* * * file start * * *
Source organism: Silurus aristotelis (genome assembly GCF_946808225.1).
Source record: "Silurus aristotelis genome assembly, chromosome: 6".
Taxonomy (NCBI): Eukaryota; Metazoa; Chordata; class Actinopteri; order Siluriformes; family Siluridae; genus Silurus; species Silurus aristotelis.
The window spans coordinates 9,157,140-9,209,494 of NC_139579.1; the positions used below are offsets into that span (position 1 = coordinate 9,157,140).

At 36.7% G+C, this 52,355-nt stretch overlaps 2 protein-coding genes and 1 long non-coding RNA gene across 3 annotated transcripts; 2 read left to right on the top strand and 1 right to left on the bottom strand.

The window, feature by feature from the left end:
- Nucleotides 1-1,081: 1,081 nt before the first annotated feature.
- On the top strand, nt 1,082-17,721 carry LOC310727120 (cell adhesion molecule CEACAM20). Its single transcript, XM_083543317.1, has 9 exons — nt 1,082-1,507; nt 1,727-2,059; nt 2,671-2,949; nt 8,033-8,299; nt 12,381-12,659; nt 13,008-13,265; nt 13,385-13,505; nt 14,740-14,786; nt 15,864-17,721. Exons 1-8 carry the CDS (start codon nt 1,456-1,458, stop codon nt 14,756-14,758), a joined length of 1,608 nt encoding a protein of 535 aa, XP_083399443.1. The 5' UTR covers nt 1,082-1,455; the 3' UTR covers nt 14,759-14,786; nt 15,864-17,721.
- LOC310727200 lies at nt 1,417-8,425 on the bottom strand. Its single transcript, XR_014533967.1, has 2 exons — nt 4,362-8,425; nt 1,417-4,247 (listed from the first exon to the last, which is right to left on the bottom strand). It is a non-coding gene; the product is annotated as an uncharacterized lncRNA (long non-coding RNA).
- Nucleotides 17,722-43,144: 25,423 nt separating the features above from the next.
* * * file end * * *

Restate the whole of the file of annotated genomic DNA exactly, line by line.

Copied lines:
Source organism: Silurus aristotelis (genome assembly GCF_946808225.1).
Source record: "Silurus aristotelis genome assembly, chromosome: 6".
Taxonomy (NCBI): Eukaryota; Metazoa; Chordata; class Actinopteri; order Siluriformes; family Siluridae; genus Silurus; species Silurus aristotelis.
The window spans coordinates 9,157,140-9,209,494 of NC_139579.1; the positions used below are offsets into that span (position 1 = coordinate 9,157,140).

At 36.7% G+C, this 52,355-nt stretch overlaps 2 protein-coding genes and 1 long non-coding RNA gene across 3 annotated transcripts; 2 read left to right on the top strand and 1 right to left on the bottom strand.

The window, feature by feature from the left end:
- Nucleotides 1-1,081: 1,081 nt before the first annotated feature.
- On the top strand, nt 1,082-17,721 carry LOC310727120 (cell adhesion molecule CEACAM20). Its single transcript, XM_083543317.1, has 9 exons — nt 1,082-1,507; nt 1,727-2,059; nt 2,671-2,949; nt 8,033-8,299; nt 12,381-12,659; nt 13,008-13,265; nt 13,385-13,505; nt 14,740-14,786; nt 15,864-17,721. Exons 1-8 carry the CDS (start codon nt 1,456-1,458, stop codon nt 14,756-14,758), a joined length of 1,608 nt encoding a protein of 535 aa, XP_083399443.1. The 5' UTR covers nt 1,082-1,455; the 3' UTR covers nt 14,759-14,786; nt 15,864-17,721.
- LOC310727200 lies at nt 1,417-8,425 on the bottom strand. Its single transcript, XR_014533967.1, has 2 exons — nt 4,362-8,425; nt 1,417-4,247 (listed from the first exon to the last, which is right to left on the bottom strand). It is a non-coding gene; the product is annotated as an uncharacterized lncRNA (long non-coding RNA).
- Nucleotides 17,722-43,144: 25,423 nt separating the features above from the next.